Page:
In 1895, John Deere A company dedicated to those linked to the land”, as they describe themselves, launched The Furrow. The magazine, considered the first example of content marketing, provided information to farmers on how to become more profitable. Today, it reaches 1.5 million readers in 40 countries in 12 different languages.
If you are not a farmer and don’t know a rotary cutter from a baler it may not sound familiar. But what about the Michelin Guide? Michelin developed their renowned guide in 1900, offering drivers information on auto maintenance, accommodation and restaurants. This is another precedent for content marketing.
So what is content marketing about? We know it has to do with a story, delivering value, reflecting the brand and also creating awareness. I found this definition in the website www.whatis.com that sums it up well: Content marketing is the publication of material designed to promote a brand, usually through a more subtle approach than that of traditional push advertising. The essence of good content marketing is that it offers something the viewer wants, such as information or entertainment. Content marketing can take a lot of different forms, including YouTube videos, blog posts and articles. It shouldn’t really seem like marketing — in some cases, in fact, it should only be identifiable as marketing because the advertiser is identified as the content provider.”
Every company can make use of content marketing. We already know John Deere and Michelin were pioneers but hundreds of leading brands such as Kraft, Coca Cola, Colgate and P&G were following close behind.
Like many of you, advertising generally annoys me so I’m a big believer in advertising that offers some value to the audience; video content marketing does just that. Take the nation wide chain of craft stores in Australia, Riot Art & Craft. Some time ago, we discussed with them the idea of developing branded online entertainment in the form of video content marketing to reach one of the companies core target audiences; young kids and their parents. We knew children nowadays use whatever mobile devices and tablets they can get their hands on to search for entertainment, and parents like finding new, fresh content to keep kids busy, especially if it also adds some educational value. So why not produce this content under the Riot brand?
Working closely with the Riot Art & Craft, we developed a branded, 12 episode series for Youtube, iOS and Android apps as well as DVD. Set in a craft shop, the two characters, Ricky Riot & his best friend Arty Toucan embark on a new project each episode using the brand’s products to create fun and educational art and craft.
The objectives were firstly to engage our primary audience of 4-8 year olds and get buy-in from their parents. We then needed to ensure a strong connection between the show and the Riot Art & Craft brand. Finally and most importantly, the series needed to generate both direct and indirect rturn on investment at the cash register.
Apps were developed for both Android and iOS, eight thousand DVD’s were produced and promoted in store and the episodes were uploaded to a branded YouTube channel www.youtube.com/rickyriotcraft and imbedded in a purpose built website www.rickyriot.com.au/.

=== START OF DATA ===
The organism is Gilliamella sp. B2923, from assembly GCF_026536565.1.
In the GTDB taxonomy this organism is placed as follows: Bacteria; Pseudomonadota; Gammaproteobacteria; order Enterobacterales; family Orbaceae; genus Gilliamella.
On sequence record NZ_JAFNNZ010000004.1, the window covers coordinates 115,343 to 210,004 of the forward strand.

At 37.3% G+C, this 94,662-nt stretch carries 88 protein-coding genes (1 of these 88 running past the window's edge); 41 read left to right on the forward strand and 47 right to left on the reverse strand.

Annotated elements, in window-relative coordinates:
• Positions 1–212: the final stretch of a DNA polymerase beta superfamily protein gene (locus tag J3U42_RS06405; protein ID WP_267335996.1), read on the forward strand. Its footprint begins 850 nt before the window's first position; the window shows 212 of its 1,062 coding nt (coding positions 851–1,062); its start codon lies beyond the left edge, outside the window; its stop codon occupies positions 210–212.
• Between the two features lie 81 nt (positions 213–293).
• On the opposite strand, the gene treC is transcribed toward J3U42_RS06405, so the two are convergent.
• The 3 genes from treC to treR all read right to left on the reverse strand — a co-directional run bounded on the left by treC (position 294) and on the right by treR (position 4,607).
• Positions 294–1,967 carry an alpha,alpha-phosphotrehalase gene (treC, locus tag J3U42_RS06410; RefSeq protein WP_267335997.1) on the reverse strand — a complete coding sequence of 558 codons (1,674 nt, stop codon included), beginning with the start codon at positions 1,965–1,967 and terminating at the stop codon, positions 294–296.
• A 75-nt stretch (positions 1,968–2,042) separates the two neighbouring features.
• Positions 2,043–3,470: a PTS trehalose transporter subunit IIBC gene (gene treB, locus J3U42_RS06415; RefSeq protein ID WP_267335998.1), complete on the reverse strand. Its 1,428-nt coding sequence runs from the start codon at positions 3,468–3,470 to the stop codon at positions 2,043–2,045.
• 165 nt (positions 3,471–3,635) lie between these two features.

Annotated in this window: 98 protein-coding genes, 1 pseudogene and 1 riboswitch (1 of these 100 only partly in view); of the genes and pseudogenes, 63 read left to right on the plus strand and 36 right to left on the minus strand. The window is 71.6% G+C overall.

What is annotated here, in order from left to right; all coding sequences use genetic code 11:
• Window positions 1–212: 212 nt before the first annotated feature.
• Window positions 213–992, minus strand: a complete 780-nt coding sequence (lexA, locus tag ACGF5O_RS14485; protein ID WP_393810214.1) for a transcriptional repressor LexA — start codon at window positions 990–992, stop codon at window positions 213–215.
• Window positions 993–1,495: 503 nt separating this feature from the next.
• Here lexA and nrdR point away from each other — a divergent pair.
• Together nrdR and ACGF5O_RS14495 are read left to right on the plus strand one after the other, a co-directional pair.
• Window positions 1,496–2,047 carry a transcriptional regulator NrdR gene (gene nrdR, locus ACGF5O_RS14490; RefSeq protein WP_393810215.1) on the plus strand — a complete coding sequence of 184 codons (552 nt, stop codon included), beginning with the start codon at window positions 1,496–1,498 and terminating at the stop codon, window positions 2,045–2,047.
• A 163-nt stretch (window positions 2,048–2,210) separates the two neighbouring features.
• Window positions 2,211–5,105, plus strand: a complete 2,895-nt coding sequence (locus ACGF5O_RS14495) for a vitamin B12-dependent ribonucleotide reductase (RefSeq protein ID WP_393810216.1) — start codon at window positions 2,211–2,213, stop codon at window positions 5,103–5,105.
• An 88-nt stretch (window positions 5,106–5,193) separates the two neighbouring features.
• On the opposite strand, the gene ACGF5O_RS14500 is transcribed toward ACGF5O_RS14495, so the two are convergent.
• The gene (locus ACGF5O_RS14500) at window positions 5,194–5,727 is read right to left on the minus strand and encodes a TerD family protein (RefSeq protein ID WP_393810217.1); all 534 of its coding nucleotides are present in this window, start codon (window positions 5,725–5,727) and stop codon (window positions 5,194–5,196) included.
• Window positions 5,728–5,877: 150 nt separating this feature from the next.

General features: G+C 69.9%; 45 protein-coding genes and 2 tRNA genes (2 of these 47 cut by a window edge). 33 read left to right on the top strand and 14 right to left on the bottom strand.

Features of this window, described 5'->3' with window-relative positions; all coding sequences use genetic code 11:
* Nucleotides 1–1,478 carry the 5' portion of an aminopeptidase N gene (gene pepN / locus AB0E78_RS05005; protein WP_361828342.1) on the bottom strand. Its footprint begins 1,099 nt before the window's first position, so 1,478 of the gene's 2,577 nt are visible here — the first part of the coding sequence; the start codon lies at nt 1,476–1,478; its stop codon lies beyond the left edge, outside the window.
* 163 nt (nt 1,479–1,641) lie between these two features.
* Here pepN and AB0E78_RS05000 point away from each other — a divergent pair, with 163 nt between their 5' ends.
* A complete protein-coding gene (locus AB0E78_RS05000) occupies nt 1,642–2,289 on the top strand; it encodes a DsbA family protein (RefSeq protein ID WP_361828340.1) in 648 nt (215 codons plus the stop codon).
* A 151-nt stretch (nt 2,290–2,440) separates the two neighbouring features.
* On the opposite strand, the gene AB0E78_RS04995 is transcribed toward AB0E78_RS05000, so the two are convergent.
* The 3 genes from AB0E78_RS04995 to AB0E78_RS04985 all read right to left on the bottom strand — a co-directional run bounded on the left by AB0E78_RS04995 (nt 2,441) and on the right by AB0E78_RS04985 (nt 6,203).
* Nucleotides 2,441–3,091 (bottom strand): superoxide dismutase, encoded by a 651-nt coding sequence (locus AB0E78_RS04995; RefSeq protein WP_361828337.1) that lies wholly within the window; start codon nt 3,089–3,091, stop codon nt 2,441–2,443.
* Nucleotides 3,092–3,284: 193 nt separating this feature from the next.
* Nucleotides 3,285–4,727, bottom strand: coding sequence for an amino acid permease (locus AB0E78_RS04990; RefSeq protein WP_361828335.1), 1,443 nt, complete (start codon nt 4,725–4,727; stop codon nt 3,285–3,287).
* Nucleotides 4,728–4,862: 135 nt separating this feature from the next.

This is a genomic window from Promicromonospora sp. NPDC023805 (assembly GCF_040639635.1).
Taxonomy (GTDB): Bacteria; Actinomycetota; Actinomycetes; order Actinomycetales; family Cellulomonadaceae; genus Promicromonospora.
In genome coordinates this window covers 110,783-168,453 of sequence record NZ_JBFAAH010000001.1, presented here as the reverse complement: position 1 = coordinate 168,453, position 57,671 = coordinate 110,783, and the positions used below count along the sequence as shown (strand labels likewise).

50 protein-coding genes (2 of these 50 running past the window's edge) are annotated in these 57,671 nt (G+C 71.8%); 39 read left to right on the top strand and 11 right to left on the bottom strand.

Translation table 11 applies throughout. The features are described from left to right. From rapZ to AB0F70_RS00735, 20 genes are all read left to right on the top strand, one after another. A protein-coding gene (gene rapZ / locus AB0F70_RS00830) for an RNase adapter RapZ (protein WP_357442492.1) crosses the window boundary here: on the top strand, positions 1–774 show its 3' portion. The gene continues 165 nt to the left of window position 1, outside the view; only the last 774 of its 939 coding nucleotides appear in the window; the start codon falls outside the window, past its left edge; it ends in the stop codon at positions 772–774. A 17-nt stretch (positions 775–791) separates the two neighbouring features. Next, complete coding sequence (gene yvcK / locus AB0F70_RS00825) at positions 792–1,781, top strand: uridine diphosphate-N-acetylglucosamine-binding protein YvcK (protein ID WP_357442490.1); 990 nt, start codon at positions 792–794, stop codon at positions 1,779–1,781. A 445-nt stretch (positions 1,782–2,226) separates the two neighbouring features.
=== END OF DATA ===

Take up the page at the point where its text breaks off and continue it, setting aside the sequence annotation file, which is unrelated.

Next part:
We then built a modest YouTube advertising campaign to drive views and to build awareness. Using In-Stream, In-Search and In-display ad formats. We had a standard campaign as well as seasonal campaigns for Christmas, school holidays, Easter and Halloween. The engagement was huge and it wasn’t long before we had generated nearly 400,000 views with the average visitor watching 1.5 episodes.
In the mean time while building our audience Riot Art & Craft were busy producing merchandise and craft kits for each episode to be sold in store.
Using video overlays combined with a YouTube Remarketing Display campaign we encouraged the audience to visit the store to purchase their episode specific craft kits. Target groups were setup in Adwords so only those who had watched the episode on making your own crocodile would see the banner on making your own crocodile through the Google Display Network. Using a strong call to action, ‘click to locate your nearest store’ we were able to measure potential sales and the conversion was far higher than what was expected. We knew that once we got a customer in store there was also a probably chance they would make additional purchases.
This is only the beginning of the story for Ricky Riot. The second series has already been produced and new episodes are being drip released on YouTube. The new series has a greater focus on YouTube and leveraging online tools such as ecommerce, apps and social media.
Since the launch of Ricky Riot, it was awarded Best Children’s Show at the Australian Video Producer Awards 2012, Riot Art & Craft have sold thousands of craft kits, they have had many invites from schools for Ricky Riot to become involved in their art program and even a leading cinema chain has asked to screen Ricky Riot episodes before children’s films and combine it with craft kit give-aways!
Through our own experience in video content marketing, we managed to give their audience what they wanted, and in doing so, created greater brand awareness for Riot Art & Craft and driven customers in-store where Ricky Riot has most definitely translated to more sales for the business.
To see Ricky Riot in action, check out these links;